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Below is schematic of self-powered(by passing little current not enough to operate) switch reverse-engineered from PCB.

Schematic

schematic

simulate this circuit – Schematic created using CircuitLab

Zener diode(D7) seems like 1N47 but not sure.

This is connected in serial with load. (one to mains live and one to load)

I omitted fuse and inrush current limiting varistor

How does this exactly work and is there a name for this circuit?

As far as I understand:

  • R3 and C2 is for smoothing
  • D1, D2, D5, D6 is diode bridge
  • C3 is for smoothing
  • D7 is for limiting voltage
  • When S1 is closed, current flows into R1

I can't figure out the purpose of D3 and D4/C1, R4, D8, D9 and S2/L1 and how it limits current(resistor value seems too small).

Also how can I calculate current?

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This circuit actually has two separate power supplies.

The transformer is a current transformer, and it, along with the bridge rectifier (D1, D2, D5, D6), supplies power to the circuit when the main triac is switched on, making use of the load current to do so. D3 and D4 serve to limit the voltage across the primary side of this transformer, mainly bypassing any high-frequency transients that the inductance of the transformer would block.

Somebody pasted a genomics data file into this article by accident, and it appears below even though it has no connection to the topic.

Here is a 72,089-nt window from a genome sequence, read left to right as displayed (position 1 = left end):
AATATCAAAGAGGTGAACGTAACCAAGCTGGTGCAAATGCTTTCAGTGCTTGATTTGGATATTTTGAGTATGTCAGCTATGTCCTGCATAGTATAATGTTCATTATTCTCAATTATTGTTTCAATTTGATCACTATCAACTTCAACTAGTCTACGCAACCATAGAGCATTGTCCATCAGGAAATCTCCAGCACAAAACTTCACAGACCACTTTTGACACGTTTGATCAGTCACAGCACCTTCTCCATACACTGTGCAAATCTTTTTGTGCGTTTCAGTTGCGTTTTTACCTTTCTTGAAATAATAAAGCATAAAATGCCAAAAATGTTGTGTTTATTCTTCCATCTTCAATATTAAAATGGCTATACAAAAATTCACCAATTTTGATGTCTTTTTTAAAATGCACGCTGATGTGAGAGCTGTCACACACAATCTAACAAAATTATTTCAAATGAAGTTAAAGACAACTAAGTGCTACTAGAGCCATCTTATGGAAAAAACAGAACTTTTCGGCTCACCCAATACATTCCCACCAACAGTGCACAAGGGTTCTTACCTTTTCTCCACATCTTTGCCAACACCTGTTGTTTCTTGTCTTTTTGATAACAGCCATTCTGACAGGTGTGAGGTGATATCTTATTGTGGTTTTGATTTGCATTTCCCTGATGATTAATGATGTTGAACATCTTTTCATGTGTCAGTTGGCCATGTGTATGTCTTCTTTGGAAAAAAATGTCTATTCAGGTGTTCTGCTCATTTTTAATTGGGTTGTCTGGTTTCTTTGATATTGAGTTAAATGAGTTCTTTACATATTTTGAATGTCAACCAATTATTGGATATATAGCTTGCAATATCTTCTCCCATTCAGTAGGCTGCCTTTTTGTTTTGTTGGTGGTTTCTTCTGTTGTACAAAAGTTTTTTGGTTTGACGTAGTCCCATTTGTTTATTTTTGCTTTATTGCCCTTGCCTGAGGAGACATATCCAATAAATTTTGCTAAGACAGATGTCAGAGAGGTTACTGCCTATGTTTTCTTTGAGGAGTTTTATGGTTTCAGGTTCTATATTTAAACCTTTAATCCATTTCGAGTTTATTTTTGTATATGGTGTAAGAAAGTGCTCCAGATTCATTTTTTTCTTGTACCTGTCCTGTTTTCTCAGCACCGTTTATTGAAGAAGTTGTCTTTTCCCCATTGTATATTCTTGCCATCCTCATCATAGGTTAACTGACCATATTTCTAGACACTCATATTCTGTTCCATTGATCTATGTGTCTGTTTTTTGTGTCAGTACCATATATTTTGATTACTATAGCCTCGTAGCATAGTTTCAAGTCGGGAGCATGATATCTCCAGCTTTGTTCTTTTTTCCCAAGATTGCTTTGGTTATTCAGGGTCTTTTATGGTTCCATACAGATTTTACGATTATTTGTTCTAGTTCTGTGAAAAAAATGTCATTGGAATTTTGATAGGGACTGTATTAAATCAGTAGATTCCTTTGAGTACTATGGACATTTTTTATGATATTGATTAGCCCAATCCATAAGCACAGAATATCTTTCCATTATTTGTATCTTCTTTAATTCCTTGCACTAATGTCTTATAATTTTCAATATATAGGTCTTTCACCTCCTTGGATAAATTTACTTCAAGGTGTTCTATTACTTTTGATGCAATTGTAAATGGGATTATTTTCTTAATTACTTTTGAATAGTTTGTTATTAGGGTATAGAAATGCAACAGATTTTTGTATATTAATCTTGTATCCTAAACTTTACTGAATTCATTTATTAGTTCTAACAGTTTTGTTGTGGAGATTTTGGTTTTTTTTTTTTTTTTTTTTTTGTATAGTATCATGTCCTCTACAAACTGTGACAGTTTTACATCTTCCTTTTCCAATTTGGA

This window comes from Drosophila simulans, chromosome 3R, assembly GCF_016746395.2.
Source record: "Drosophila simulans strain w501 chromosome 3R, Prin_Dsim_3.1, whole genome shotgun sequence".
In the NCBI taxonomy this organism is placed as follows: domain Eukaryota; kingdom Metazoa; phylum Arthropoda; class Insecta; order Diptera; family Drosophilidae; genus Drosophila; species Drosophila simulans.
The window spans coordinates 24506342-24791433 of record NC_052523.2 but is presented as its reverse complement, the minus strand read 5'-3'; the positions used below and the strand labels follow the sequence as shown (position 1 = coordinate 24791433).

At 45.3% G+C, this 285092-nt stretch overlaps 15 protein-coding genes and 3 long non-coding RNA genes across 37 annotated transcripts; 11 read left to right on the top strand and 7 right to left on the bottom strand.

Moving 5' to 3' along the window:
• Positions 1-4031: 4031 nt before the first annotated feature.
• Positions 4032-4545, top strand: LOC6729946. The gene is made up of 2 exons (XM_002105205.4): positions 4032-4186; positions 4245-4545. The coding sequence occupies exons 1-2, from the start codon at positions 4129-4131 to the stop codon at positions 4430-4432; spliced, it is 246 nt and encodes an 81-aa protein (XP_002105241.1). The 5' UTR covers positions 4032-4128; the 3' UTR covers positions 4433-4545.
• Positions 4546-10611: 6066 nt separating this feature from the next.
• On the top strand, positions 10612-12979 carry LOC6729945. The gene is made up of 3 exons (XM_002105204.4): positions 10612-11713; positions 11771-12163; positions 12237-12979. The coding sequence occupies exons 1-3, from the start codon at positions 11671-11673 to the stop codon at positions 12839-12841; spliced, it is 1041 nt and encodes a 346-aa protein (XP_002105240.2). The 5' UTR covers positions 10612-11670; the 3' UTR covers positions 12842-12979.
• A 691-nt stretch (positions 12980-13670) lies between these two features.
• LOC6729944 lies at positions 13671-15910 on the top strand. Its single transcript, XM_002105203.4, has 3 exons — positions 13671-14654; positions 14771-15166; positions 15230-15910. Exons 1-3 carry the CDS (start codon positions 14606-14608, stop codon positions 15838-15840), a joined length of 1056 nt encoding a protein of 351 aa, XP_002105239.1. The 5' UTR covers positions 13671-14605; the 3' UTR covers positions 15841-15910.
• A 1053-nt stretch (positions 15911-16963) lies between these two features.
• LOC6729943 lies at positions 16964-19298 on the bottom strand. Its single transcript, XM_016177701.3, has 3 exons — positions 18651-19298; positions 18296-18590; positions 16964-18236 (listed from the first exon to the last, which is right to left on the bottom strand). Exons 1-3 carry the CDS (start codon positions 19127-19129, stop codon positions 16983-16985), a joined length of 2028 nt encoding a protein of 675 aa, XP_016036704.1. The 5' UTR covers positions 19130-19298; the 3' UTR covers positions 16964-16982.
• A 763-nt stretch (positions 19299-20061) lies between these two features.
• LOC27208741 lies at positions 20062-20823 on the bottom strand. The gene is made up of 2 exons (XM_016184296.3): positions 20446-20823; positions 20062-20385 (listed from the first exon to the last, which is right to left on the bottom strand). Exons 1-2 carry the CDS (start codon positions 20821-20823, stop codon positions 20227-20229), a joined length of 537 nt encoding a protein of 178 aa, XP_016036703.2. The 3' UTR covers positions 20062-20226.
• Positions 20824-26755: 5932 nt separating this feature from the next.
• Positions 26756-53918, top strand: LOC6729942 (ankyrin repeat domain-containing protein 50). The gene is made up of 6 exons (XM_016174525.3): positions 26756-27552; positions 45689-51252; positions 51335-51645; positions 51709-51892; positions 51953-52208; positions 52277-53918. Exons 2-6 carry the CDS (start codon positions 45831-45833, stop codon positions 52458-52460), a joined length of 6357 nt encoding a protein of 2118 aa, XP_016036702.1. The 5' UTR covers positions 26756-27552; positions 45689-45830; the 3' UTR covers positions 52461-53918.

However, when the main triac is off (no load current), this transformer does not supply any energy to the control circuit, so a second power supply based on C1, R4 and D8 uses "leakage current" (limited by the impedance of C1) to keep the circuit alive. But this supply can't work when the main triac is on, since there isn't enough voltage drop to drive significant current through C1.

Filter compontents C3 C4, D7 and L1 are common to both power supplies.

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  • \$\begingroup\$ But won't current go through R2 and turn on left triac? \$\endgroup\$ – user1448742 Sep 30 '14 at 13:58
  • \$\begingroup\$ No, R2 actually helps keep the main triac from triggering. In order to trigger it, current must pass through R1 and the other triac. \$\endgroup\$ – Dave Tweed Sep 30 '14 at 14:12
  • \$\begingroup\$ Thank you. How can I decide transformer ratio and calculate current? \$\endgroup\$ – user1448742 Oct 4 '14 at 15:31

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